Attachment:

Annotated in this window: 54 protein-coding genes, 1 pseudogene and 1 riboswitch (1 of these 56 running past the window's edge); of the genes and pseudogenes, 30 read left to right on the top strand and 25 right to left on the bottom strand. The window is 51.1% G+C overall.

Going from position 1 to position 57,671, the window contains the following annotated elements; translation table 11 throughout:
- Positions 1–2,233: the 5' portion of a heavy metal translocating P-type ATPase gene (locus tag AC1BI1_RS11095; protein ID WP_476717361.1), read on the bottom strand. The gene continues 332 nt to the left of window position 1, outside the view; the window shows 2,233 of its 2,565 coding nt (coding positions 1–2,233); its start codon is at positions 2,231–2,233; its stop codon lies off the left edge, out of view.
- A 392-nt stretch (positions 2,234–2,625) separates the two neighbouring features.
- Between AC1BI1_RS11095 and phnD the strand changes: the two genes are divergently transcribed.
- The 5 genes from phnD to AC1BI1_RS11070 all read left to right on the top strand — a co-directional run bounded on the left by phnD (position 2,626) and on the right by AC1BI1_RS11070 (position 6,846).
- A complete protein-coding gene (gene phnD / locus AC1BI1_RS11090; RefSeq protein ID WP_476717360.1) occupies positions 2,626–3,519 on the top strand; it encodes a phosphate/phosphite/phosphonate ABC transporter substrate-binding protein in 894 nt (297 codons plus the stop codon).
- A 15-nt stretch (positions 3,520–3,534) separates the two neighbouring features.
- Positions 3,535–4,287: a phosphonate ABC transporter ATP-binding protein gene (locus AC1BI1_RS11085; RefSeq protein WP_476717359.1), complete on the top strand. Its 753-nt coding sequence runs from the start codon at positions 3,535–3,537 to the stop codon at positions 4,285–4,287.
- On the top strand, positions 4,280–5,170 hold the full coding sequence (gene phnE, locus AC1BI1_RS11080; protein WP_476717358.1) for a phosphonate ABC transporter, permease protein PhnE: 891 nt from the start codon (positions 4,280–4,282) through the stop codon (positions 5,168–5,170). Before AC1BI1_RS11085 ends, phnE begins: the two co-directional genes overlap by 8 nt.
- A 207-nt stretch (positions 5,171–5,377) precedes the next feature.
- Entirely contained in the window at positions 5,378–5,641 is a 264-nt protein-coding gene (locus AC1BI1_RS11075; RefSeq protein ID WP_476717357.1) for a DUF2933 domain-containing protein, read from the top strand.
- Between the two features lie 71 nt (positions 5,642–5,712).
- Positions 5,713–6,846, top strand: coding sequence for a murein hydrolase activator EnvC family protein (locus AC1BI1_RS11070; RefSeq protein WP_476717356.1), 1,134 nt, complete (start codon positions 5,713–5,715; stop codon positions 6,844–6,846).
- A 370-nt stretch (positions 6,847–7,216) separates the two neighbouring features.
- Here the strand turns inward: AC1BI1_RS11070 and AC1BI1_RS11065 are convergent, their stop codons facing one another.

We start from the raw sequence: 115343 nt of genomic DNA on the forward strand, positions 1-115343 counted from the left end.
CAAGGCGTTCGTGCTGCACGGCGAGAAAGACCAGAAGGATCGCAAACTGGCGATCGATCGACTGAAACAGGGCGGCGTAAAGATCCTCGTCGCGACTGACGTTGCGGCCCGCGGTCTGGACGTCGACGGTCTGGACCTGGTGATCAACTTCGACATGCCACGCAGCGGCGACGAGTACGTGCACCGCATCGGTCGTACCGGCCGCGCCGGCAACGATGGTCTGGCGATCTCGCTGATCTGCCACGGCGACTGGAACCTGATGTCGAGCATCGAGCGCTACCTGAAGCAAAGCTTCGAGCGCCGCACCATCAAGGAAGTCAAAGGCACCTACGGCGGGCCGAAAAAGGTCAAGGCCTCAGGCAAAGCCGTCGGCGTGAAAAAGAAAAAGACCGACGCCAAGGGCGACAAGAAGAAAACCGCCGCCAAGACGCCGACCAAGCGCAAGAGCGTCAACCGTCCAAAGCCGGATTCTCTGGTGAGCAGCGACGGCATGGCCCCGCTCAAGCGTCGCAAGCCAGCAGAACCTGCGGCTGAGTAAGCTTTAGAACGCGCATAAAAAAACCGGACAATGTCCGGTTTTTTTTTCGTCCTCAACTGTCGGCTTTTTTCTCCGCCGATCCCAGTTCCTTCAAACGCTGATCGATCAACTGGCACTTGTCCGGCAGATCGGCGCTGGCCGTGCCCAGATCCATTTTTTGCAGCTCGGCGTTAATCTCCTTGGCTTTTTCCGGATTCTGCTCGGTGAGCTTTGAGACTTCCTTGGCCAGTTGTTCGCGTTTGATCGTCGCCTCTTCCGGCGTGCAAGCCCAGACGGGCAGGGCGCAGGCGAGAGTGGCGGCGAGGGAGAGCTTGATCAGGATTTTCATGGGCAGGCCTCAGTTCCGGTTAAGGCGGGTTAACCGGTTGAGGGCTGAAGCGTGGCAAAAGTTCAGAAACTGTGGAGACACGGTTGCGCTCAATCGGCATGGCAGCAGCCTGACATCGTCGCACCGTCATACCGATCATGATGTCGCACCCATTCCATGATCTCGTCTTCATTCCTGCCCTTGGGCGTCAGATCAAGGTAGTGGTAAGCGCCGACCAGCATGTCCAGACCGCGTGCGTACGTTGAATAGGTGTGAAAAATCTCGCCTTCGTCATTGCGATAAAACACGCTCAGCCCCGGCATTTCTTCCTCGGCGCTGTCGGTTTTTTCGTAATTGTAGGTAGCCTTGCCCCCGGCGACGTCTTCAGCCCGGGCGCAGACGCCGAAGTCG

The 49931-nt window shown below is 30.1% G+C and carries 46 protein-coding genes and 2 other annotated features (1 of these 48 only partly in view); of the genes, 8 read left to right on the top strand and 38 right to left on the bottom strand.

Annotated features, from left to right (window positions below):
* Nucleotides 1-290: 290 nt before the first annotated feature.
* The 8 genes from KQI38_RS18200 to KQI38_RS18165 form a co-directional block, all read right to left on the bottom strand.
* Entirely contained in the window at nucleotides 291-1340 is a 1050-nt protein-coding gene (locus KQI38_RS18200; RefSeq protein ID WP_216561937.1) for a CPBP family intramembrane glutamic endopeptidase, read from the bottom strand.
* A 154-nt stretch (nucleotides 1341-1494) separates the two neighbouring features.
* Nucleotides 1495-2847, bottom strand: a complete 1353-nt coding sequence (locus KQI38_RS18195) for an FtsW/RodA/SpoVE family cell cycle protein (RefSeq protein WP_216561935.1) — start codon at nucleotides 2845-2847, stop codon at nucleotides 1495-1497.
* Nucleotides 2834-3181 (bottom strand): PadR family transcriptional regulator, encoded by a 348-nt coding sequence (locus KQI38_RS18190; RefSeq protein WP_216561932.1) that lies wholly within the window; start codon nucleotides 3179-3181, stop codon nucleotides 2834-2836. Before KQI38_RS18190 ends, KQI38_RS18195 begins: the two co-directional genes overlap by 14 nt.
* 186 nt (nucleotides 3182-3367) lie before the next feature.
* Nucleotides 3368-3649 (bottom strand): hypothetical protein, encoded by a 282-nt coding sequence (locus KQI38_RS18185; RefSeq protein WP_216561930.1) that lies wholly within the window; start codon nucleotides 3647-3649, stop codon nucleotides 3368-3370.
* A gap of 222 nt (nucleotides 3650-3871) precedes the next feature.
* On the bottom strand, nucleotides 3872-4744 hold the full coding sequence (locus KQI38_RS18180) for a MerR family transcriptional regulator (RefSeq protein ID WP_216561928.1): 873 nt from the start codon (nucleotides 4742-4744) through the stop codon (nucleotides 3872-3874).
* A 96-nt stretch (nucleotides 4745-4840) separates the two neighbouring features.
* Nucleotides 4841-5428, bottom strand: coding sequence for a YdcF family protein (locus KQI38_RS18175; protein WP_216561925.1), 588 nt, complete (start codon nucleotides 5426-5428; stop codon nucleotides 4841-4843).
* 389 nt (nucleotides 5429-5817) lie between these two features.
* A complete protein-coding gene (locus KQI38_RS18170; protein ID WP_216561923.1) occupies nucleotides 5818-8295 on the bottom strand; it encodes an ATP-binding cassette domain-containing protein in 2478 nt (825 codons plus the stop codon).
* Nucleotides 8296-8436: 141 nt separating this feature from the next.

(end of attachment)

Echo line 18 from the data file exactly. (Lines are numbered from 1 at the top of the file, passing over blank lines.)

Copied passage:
CAAGGCGTTCGTGCTGCACGGCGAGAAAGACCAGAAGGATCGCAAACTGGCGATCGATCGACTGAAACAGGGCGGCGTAAAGATCCTCGTCGCGACTGACGTTGCGGCCCGCGGTCTGGACGTCGACGGTCTGGACCTGGTGATCAACTTCGACATGCCACGCAGCGGCGACGAGTACGTGCACCGCATCGGTCGTACCGGCCGCGCCGGCAACGATGGTCTGGCGATCTCGCTGATCTGCCACGGCGACTGGAACCTGATGTCGAGCATCGAGCGCTACCTGAAGCAAAGCTTCGAGCGCCGCACCATCAAGGAAGTCAAAGGCACCTACGGCGGGCCGAAAAAGGTCAAGGCCTCAGGCAAAGCCGTCGGCGTGAAAAAGAAAAAGACCGACGCCAAGGGCGACAAGAAGAAAACCGCCGCCAAGACGCCGACCAAGCGCAAGAGCGTCAACCGTCCAAAGCCGGATTCTCTGGTGAGCAGCGACGGCATGGCCCCGCTCAAGCGTCGCAAGCCAGCAGAACCTGCGGCTGAGTAAGCTTTAGAACGCGCATAAAAAAACCGGACAATGTCCGGTTTTTTTTTCGTCCTCAACTGTCGGCTTTTTTCTCCGCCGATCCCAGTTCCTTCAAACGCTGATCGATCAACTGGCACTTGTCCGGCAGATCGGCGCTGGCCGTGCCCAGATCCATTTTTTGCAGCTCGGCGTTAATCTCCTTGGCTTTTTCCGGATTCTGCTCGGTGAGCTTTGAGACTTCCTTGGCCAGTTGTTCGCGTTTGATCGTCGCCTCTTCCGGCGTGCAAGCCCAGACGGGCAGGGCGCAGGCGAGAGTGGCGGCGAGGGAGAGCTTGATCAGGATTTTCATGGGCAGGCCTCAGTTCCGGTTAAGGCGGGTTAACCGGTTGAGGGCTGAAGCGTGGCAAAAGTTCAGAAACTGTGGAGACACGGTTGCGCTCAATCGGCATGGCAGCAGCCTGACATCGTCGCACCGTCATACCGATCATGATGTCGCACCCATTCCATGATCTCGTCTTCATTCCTGCCCTTGGGCGTCAGATCAAGGTAGTGGTAAGCGCCGACCAGCATGTCCAGACCGCGTGCGTACGTTGAATAGGTGTGAAAAATCTCGCCTTCGTCATTGCGATAAAACACGCTCAGCCCCGGCATTTCTTCCTCGGCGCTGTCGGTTTTTTCGTAATTGTAGGTAGCCTTGCCCCCGGCGACGTCTTCAGCCCGGGCGCAGACGCCGAAGTCG